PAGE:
To be of service to society, work-based learning needs careful pedagogic work by all stakeholders. My research suggests that there is substantial benefit in analysing instances of practice as a means of preparing students for work-based learning. Wherever possible, workplace mentors should be made aware of the benefits of explicating their reasoning for what they do, how they do it, and why they do it in one way rather than another. Such mentoring interactions may be time-consuming but also invaluable in making the logics of practice visible to students. In challenging contexts where levels of mentoring and support in work-based learning are highly variable, priming students with the concepts and language needed to focus on core aspects of the practice means their learning can be more directed, intentional and support their professional learning (Rusznyak & Bertram, 2021). It is equally important in both challenging, and seemingly well-functioning contexts, to prepare students to use theoretical insights when analysing prevalent practices. Prevalent practices may be perpetuating prejudices and overtly or implicitly marginalising. For this reason, it is necessary that they are interrogated and the status quo transformed if needs be (Walton & Rusznyak, 2014).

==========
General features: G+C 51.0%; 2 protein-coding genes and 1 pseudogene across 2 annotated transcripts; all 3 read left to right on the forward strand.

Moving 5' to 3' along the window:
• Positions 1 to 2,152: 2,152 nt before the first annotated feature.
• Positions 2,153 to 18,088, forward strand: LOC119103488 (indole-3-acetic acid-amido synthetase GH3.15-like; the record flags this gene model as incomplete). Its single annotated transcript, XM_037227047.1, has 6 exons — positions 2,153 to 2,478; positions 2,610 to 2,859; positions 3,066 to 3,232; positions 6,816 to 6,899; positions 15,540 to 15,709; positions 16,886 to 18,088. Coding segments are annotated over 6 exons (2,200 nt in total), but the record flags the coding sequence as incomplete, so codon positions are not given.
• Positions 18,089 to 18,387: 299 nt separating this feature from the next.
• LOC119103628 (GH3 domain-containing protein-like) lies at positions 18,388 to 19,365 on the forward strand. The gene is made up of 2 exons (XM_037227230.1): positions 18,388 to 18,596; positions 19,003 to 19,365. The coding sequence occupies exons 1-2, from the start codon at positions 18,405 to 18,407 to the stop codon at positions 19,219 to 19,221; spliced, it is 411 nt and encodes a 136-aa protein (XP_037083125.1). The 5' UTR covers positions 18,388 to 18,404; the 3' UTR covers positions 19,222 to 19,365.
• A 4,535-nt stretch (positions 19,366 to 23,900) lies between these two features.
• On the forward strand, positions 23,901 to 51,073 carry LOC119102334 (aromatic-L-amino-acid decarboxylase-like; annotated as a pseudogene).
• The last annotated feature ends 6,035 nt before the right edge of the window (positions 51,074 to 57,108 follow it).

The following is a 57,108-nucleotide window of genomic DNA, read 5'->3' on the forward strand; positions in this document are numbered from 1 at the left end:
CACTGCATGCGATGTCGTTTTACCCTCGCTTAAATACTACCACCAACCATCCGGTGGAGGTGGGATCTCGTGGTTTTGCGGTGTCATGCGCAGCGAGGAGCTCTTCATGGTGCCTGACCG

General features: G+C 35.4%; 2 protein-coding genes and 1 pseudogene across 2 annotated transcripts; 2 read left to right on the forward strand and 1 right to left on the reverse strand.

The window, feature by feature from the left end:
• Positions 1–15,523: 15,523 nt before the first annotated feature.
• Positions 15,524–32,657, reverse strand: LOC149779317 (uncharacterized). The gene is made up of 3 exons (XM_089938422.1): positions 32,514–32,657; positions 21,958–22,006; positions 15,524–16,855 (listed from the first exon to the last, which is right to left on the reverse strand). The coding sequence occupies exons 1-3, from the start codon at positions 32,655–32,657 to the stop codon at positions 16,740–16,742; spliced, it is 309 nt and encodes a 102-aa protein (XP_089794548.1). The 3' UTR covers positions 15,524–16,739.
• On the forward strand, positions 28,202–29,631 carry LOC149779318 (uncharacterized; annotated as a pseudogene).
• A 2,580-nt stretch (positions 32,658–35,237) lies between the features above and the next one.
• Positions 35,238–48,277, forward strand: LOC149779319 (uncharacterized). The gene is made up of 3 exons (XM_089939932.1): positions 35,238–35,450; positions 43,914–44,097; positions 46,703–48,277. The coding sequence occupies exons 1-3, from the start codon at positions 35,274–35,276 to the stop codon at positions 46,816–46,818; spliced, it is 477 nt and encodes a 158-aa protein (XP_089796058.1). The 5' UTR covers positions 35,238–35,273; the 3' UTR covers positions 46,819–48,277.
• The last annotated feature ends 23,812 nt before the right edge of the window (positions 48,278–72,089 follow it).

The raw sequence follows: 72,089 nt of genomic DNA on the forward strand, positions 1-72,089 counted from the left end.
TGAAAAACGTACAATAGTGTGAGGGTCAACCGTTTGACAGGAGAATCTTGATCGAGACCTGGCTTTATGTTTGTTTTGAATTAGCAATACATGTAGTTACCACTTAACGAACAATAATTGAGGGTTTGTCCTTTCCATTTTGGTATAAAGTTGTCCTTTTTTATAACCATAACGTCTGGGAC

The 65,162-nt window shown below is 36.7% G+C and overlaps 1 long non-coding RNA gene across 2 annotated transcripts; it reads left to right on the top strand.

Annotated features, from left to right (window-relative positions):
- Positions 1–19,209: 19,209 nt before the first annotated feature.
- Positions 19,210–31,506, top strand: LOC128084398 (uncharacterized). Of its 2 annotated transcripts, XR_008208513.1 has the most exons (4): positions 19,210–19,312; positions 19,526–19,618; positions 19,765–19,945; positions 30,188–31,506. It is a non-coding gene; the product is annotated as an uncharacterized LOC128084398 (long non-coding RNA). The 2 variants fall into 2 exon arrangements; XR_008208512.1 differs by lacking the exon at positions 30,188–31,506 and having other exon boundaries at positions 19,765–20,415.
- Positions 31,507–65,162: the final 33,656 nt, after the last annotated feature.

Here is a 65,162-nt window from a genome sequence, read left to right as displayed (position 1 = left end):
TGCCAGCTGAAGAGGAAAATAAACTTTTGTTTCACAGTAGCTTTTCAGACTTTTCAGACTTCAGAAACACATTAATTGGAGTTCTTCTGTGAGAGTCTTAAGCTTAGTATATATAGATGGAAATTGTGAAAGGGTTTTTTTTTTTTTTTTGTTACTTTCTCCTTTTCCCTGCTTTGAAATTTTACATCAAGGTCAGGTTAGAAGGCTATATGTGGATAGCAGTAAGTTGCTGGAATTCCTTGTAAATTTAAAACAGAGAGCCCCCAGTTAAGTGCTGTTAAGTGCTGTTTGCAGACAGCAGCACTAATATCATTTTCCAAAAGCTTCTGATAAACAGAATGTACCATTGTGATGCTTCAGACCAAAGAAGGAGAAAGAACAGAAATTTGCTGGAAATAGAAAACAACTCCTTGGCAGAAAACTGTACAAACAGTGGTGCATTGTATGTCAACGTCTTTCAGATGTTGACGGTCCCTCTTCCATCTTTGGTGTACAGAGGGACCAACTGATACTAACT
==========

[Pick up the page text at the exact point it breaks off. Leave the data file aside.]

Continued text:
Finally, my research suggests that students’ work-based learning should not simply be assessed against a checklist of atomistic competences. Rather, their capacity for analysing and reflecting on practice, and making appropriate and contextually responsive choices are crucially important in developing the kind of adaptive expertise needed for practices to flourish in rapidly changing societies.
Keywords: work-integrated learning; teacher education; reflective practice; semantic waves
Maton, K., 2013. Making semantic waves: A key to cumulative knowledge-building. Linguistics and education, 24(1), pp.8-22.
Rusznyak, L. 2022. Using Semantic Pathways to Reveal the" Depth" of Pre-Service Teachers' Reflections. Education as Change, 26(1), 1-24.
Rusznyak, L., and Bertram, C. 2021. Conceptualising work-integrated learning to support pre-service teachers’ pedagogic reasoning. Journal of Education, 83, 34–53.
Spaull, N. 2013. Poverty and privilege: Primary school inequality in South Africa. International Journal of Educational Development, 33(5), 436-447.